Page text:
Elon Musk personally commits additional $6.25bn to Twitter deal

Social media company's shares jump nearly 6% in after-hours trading following news of the financial disclosure

Elon Musk has personally committed $33.5 billion towards his proposed $44bn acquisition of Twitter. Reuters
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Elon Musk, the co-founder and billionaire chief executive of Tesla has secured an additional $6.25 billion in equity financing for his $44bn proposed buyout of microblogging site Twitter.

A new filing with the US Securities and Exchange Commission shows Mr Musk, 50, is now removing a margin loan from Morgan Stanley that he was planning to use to finance the $44bn Twitter deal, making the buyout less risky as it was secured by his Tesla stock.

Tesla's share price has dropped 45 per cent since the start of this year and is down about 40 per cent since Mr Musk first announced his 9.2 per cent stake in Twitter in early April. The company's market value has plunged to $682.52bn as of Wednesday from $1 trillion last October.

Mr Musk has now personally committed a total of $33.5bn to the buyout of Twitter.

Twitter's shares closed about 4 per cent higher at $37.16 at the end of trading in the US on Wednesday, giving the company a market value of $28.4bn. The stock rallied by about 6 per cent in after-hours trading following Mr Musk's disclosure.

Mr Musk had agreed in April to acquire Twitter for $54.20 a share in cash. The microblogging site's share price is down about 13 per cent since the start of this year.

While the deal to buy Twitter is supposed to be finalised by the end of this year, Mr Musk said earlier this month it had been temporarily put on hold pending details on the amount of fake accounts on the social media platform.

He subsequently locked horns publicly with Twitter chief executive Parag Agrawal over the company's estimates of spam accounts and said the deal could not move forward unless the company provided proof that less than 5 per cent of its users were fake.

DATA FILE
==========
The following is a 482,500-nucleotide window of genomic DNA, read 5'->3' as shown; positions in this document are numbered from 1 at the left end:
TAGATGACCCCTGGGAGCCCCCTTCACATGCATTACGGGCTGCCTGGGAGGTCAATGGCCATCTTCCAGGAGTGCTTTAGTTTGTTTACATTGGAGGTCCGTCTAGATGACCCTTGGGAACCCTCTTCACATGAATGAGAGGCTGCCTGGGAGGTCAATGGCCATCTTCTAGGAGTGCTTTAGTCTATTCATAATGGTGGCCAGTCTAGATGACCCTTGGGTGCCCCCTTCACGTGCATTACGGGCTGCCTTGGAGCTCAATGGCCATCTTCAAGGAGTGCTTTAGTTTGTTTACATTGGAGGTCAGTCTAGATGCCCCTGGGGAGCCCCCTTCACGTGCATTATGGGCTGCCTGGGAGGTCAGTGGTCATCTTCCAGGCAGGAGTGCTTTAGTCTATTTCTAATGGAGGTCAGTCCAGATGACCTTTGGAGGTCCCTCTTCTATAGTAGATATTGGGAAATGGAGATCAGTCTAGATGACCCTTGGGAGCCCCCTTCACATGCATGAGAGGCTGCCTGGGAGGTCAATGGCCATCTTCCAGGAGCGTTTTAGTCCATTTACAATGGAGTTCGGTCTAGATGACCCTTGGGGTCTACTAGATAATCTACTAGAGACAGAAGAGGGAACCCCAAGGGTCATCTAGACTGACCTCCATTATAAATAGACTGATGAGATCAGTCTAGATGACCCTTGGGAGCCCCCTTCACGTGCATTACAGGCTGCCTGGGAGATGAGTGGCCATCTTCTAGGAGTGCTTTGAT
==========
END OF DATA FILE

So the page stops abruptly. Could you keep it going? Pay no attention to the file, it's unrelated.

In a regulatory filing this month, Twitter said false or spam accounts represented fewer than 5 per cent of its monetisable daily active users during the first quarter.

If Mr Musk decides to abandon the agreement, he would have to pay the social media company a $1bn break-up fee.

Mr Musk sold about $8.5bn worth of his shares in Tesla to fund part of his buyout of Twitter. He has secured more than $7.1bn in new equity funding from a group of investors to help finance his acquisition of Twitter.

Eighteen investors have made commitments ranging from $850,000 to $1bn to help Mr Musk finance this deal, according to a previous regulatory filing with the US Securities and Exchange Commission.

Mr Musk has previously said he received equity commitment letters from various investors, including Sequoia Capital, Binance, Litani Ventures, Qatar Holdings, Vy Capital, Key Wealth Advisers, Honeycomb Asset Management and Brookfield.

This also includes a $1bn contribution from Larry Ellison, founder of Texas-based technology company Oracle.

In light of his new disclosure, Mr Musk will now either have to sell more Tesla stock or find additional investors to complete his deal.

In April, Twitter reported a surge in first-quarter net income to $513.3 million, from $68m in the same period in 2021, days after it agreed to be sold to Mr Musk.

The billionaire has said he may take Twitter public again within three years after buying it after he finalises the acquisition, The Wall Street Journal reported, citing sources.

Updated: May 26, 2022, 9:33 AM